Minimum temperatures are anticipated to favor the 60s.


West-northwesterly midlevel flow will become established
Wednesday with weak subsidence in the wake of the passing
shortwave trough today. Northwest surface winds will become
established, which (in combination with morning insolation)
should aid in the rapid dissipation of fog.

Wednesday looks to be a mostly dry day for the region with the
lack of any synoptic-scale lift to speak of. However, the 12Z
NAM Nest does develop an isolated storm or two in the northern
CWA during peak heating - so a dry forecast is not exactly a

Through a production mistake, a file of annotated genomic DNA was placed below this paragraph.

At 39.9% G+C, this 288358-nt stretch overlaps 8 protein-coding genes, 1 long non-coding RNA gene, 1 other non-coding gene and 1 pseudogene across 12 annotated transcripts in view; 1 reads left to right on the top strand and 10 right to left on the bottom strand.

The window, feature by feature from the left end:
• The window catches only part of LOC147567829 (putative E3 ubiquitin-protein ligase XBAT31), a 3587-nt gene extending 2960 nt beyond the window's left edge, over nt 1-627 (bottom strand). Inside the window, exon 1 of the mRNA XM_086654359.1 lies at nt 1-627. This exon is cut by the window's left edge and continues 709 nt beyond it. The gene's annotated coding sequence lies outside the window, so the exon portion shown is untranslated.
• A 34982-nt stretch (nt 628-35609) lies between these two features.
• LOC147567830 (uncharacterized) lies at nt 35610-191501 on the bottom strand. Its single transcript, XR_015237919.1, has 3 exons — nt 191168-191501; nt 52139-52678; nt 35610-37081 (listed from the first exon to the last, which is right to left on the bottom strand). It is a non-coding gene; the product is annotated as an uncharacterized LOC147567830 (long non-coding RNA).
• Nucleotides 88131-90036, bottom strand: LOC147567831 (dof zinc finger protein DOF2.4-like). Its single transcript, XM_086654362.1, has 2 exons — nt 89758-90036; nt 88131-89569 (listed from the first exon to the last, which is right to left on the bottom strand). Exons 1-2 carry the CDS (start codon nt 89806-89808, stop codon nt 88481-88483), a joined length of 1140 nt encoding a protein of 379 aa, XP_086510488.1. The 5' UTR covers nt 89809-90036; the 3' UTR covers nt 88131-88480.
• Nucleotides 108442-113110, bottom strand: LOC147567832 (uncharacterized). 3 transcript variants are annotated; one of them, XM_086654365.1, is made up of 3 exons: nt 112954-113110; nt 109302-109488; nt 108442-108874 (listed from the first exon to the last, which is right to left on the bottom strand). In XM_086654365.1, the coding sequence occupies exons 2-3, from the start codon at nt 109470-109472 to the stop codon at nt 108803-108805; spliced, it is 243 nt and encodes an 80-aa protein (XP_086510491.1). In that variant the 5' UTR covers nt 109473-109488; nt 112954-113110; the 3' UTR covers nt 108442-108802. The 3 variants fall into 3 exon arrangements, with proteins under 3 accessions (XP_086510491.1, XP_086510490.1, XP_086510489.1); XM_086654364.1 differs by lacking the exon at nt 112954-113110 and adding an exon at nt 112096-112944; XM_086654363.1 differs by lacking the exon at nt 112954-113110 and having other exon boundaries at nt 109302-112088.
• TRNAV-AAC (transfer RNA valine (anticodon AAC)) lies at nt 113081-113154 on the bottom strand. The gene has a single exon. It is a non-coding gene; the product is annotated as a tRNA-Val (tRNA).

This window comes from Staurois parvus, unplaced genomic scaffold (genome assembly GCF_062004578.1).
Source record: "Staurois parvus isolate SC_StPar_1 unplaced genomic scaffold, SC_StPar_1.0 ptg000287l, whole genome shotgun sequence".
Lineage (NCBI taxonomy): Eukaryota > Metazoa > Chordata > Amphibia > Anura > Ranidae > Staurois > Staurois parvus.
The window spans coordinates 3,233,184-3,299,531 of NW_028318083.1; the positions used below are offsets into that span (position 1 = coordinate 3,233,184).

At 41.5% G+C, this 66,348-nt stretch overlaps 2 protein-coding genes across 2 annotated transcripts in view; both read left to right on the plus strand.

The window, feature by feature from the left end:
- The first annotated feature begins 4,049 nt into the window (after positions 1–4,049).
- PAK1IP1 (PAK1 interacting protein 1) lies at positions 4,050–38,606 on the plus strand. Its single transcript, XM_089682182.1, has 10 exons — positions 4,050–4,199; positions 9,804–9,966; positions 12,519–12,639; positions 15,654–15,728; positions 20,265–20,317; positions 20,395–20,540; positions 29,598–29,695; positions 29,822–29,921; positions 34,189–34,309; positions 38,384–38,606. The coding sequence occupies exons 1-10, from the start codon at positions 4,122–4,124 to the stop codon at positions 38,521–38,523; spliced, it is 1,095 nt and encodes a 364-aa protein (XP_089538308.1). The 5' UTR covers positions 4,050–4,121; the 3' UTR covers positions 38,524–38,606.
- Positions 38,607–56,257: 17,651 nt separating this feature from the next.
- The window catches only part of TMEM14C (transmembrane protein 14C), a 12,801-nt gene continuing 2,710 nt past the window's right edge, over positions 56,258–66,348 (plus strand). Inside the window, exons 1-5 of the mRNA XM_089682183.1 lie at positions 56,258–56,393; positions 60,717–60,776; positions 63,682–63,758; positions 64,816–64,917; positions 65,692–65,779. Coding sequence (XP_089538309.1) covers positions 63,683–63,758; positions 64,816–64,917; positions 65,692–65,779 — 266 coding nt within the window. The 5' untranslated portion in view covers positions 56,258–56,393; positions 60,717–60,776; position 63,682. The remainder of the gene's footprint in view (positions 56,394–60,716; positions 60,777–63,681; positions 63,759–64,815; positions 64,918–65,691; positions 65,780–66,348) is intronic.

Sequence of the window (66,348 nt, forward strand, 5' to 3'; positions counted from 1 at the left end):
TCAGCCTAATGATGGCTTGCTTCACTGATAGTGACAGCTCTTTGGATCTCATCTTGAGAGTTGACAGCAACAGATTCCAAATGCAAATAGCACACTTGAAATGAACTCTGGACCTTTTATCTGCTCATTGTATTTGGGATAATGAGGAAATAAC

slam dunk. On the other hand, coverage would be sparse enough,
and confidence is certainly low enough, to preclude mention of
any PoPs at the moment.

With some subtle downsloping and ample surface heating
expected, temperatures look to warm to just above seasonal
averages. Forecast highs are near 80 in the Poconos, near 90 in
the urban corridor, in the lower 80s at the beaches, and mid to
upper 80s elsewhere. Used a combination of MAV (warm) and MET
(cool) guidance, with some subtle extra weighting for the MAV
given the cool bias of MOS this summer in such patterns.


High pressure over the area Wednesday night will gradually
slide offshore, and will then anchor itself over the western
Atlantic on Thursday. Meanwhile, H5 trough digs into the
Northern Plains and western Great Lakes, and surface low
pressure organizes and develops. That low will slowly track east